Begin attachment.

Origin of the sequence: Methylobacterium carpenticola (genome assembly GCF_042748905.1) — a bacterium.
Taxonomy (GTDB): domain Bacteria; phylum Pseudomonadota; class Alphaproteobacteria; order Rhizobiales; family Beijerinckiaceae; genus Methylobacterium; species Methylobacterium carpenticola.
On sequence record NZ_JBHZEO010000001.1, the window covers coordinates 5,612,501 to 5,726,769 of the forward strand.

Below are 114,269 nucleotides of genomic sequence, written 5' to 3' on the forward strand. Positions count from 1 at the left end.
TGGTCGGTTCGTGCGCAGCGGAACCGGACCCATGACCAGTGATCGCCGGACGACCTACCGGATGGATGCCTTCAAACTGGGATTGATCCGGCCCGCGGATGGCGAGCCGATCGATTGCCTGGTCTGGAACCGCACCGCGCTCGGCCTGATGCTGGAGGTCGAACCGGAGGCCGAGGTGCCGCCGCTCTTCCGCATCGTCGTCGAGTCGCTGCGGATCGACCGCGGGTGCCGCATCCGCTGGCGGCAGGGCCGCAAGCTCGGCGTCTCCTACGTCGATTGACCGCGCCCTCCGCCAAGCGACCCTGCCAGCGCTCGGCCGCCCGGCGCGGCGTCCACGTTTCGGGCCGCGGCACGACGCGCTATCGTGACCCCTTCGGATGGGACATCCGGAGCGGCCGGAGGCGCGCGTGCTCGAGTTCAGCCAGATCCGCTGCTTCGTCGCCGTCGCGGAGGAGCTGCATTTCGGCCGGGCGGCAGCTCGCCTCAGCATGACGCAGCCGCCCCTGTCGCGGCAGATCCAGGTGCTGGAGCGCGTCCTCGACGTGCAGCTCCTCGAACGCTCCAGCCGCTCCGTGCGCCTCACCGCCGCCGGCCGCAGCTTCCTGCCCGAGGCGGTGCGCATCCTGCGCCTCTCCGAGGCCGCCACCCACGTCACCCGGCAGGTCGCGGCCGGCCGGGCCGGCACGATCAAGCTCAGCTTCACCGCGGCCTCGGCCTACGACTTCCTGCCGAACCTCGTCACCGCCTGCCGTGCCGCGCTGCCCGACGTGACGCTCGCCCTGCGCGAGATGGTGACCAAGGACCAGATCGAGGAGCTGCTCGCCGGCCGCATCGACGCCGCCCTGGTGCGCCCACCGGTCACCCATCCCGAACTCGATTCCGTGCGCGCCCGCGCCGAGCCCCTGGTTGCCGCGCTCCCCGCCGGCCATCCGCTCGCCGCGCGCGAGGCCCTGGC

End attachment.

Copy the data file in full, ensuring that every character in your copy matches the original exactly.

Origin of the sequence: Methylobacterium carpenticola (genome assembly GCF_042748905.1) — a bacterium.
Taxonomy (GTDB): domain Bacteria; phylum Pseudomonadota; class Alphaproteobacteria; order Rhizobiales; family Beijerinckiaceae; genus Methylobacterium; species Methylobacterium carpenticola.
On sequence record NZ_JBHZEO010000001.1, the window covers coordinates 5,612,501 to 5,726,769 of the forward strand.

Below are 114,269 nucleotides of genomic sequence, written 5' to 3' on the forward strand. Positions count from 1 at the left end.
TGGTCGGTTCGTGCGCAGCGGAACCGGACCCATGACCAGTGATCGCCGGACGACCTACCGGATGGATGCCTTCAAACTGGGATTGATCCGGCCCGCGGATGGCGAGCCGATCGATTGCCTGGTCTGGAACCGCACCGCGCTCGGCCTGATGCTGGAGGTCGAACCGGAGGCCGAGGTGCCGCCGCTCTTCCGCATCGTCGTCGAGTCGCTGCGGATCGACCGCGGGTGCCGCATCCGCTGGCGGCAGGGCCGCAAGCTCGGCGTCTCCTACGTCGATTGACCGCGCCCTCCGCCAAGCGACCCTGCCAGCGCTCGGCCGCCCGGCGCGGCGTCCACGTTTCGGGCCGCGGCACGACGCGCTATCGTGACCCCTTCGGATGGGACATCCGGAGCGGCCGGAGGCGCGCGTGCTCGAGTTCAGCCAGATCCGCTGCTTCGTCGCCGTCGCGGAGGAGCTGCATTTCGGCCGGGCGGCAGCTCGCCTCAGCATGACGCAGCCGCCCCTGTCGCGGCAGATCCAGGTGCTGGAGCGCGTCCTCGACGTGCAGCTCCTCGAACGCTCCAGCCGCTCCGTGCGCCTCACCGCCGCCGGCCGCAGCTTCCTGCCCGAGGCGGTGCGCATCCTGCGCCTCTCCGAGGCCGCCACCCACGTCACCCGGCAGGTCGCGGCCGGCCGGGCCGGCACGATCAAGCTCAGCTTCACCGCGGCCTCGGCCTACGACTTCCTGCCGAACCTCGTCACCGCCTGCCGTGCCGCGCTGCCCGACGTGACGCTCGCCCTGCGCGAGATGGTGACCAAGGACCAGATCGAGGAGCTGCTCGCCGGCCGCATCGACGCCGCCCTGGTGCGCCCACCGGTCACCCATCCCGAACTCGATTCCGTGCGCGCCCGCGCCGAGCCCCTGGTTGCCGCGCTCCCCGCCGGCCATCCGCTCGCCGCGCGCGAGGCCCTGGC